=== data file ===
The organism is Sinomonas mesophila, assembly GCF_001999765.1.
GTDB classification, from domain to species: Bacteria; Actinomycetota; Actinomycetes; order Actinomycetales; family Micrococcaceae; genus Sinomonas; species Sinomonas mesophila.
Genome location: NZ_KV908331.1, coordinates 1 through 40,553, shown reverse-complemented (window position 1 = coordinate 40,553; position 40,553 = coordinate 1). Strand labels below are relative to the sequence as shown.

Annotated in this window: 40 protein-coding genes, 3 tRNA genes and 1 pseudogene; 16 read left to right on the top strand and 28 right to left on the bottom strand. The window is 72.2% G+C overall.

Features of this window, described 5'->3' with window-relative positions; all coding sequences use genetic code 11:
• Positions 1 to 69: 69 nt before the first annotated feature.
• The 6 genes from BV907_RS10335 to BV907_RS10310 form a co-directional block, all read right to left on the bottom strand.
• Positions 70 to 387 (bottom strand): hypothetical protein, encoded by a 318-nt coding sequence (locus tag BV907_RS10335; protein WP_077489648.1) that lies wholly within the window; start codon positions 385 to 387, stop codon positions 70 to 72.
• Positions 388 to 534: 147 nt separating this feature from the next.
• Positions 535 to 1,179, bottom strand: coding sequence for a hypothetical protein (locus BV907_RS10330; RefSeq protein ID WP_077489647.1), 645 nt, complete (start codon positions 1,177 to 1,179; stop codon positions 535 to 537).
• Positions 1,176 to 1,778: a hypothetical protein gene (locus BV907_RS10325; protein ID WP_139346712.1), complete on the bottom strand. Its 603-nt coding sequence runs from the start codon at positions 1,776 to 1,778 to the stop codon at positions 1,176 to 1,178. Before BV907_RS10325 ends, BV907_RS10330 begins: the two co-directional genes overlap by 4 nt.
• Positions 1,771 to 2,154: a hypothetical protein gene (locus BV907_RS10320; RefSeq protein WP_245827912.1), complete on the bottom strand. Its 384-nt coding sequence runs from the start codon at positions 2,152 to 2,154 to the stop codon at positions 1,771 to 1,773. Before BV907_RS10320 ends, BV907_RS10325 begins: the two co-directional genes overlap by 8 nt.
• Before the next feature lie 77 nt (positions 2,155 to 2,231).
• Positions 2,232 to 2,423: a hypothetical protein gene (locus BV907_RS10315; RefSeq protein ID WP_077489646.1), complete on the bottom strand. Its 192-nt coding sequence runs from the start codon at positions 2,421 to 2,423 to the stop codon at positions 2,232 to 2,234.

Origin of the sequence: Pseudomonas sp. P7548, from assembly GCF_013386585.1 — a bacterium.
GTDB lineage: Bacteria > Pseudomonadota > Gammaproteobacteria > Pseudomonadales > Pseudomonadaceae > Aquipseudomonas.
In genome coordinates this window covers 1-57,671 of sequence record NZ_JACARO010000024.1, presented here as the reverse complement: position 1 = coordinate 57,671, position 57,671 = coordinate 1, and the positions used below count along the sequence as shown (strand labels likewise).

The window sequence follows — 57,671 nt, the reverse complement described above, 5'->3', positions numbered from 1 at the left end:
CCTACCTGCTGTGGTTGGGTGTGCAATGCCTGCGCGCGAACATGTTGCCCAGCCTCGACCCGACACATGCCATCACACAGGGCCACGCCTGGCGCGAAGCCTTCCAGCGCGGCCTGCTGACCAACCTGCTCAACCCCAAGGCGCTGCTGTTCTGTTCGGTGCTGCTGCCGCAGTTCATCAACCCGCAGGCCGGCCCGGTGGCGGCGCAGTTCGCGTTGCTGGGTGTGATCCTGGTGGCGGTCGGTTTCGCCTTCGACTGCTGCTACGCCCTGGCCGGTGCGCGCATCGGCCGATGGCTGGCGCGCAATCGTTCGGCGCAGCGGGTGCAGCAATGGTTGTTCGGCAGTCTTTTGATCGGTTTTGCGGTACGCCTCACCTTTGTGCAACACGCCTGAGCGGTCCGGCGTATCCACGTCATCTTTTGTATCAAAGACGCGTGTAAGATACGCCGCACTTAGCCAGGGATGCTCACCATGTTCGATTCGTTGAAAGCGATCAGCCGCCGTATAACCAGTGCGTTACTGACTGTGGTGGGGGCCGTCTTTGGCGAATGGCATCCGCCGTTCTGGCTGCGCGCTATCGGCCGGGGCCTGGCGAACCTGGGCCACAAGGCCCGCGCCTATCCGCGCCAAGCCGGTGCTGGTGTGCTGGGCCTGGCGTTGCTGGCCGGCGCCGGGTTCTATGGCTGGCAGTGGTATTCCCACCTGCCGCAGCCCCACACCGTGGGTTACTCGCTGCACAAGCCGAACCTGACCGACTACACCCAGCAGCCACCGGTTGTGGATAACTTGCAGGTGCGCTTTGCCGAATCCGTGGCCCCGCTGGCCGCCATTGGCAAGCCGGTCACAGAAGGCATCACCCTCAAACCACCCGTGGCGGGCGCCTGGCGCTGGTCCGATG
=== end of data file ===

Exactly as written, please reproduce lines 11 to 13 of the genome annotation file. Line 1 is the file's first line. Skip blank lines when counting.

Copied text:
• Positions 1,176 to 1,778: a hypothetical protein gene (locus BV907_RS10325; protein ID WP_139346712.1), complete on the bottom strand. Its 603-nt coding sequence runs from the start codon at positions 1,776 to 1,778 to the stop codon at positions 1,176 to 1,178. Before BV907_RS10325 ends, BV907_RS10330 begins: the two co-directional genes overlap by 4 nt.
• Positions 1,771 to 2,154: a hypothetical protein gene (locus BV907_RS10320; RefSeq protein WP_245827912.1), complete on the bottom strand. Its 384-nt coding sequence runs from the start codon at positions 2,152 to 2,154 to the stop codon at positions 1,771 to 1,773. Before BV907_RS10320 ends, BV907_RS10325 begins: the two co-directional genes overlap by 8 nt.
• Before the next feature lie 77 nt (positions 2,155 to 2,231).